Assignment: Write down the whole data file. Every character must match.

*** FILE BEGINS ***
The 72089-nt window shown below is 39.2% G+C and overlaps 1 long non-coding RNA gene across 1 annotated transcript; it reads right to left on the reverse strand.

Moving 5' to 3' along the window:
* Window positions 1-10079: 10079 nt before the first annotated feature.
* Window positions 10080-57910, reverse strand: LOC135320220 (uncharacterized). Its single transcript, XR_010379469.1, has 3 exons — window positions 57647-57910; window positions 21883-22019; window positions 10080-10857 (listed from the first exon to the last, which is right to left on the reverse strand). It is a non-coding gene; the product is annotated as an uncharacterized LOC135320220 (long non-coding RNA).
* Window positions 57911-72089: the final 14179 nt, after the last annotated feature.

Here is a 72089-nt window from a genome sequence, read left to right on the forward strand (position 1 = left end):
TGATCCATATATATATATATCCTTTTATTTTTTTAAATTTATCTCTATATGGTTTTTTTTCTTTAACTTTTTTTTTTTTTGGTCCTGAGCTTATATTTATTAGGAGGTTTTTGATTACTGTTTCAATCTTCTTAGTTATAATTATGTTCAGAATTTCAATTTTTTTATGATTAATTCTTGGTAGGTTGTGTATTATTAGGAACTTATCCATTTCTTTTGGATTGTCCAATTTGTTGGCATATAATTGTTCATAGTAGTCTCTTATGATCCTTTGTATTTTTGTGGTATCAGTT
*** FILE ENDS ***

The 72089-nt window shown below is 39.2% G+C and overlaps 1 long non-coding RNA gene across 1 annotated transcript; it reads right to left on the reverse strand.

Moving 5' to 3' along the window:
* Window positions 1-10079: 10079 nt before the first annotated feature.
* Window positions 10080-57910, reverse strand: LOC135320220 (uncharacterized). Its single transcript, XR_010379469.1, has 3 exons — window positions 57647-57910; window positions 21883-22019; window positions 10080-10857 (listed from the first exon to the last, which is right to left on the reverse strand). It is a non-coding gene; the product is annotated as an uncharacterized LOC135320220 (long non-coding RNA).
* Window positions 57911-72089: the final 14179 nt, after the last annotated feature.

Here is a 72089-nt window from a genome sequence, read left to right on the forward strand (position 1 = left end):
TGATCCATATATATATATATCCTTTTATTTTTTTAAATTTATCTCTATATGGTTTTTTTTCTTTAACTTTTTTTTTTTTTGGTCCTGAGCTTATATTTATTAGGAGGTTTTTGATTACTGTTTCAATCTTCTTAGTTATAATTATGTTCAGAATTTCAATTTTTTTATGATTAATTCTTGGTAGGTTGTGTATTATTAGGAACTTATCCATTTCTTTTGGATTGTCCAATTTGTTGGCATATAATTGTTCATAGTAGTCTCTTATGATCCTTTGTATTTTTGTGGTATCAGTT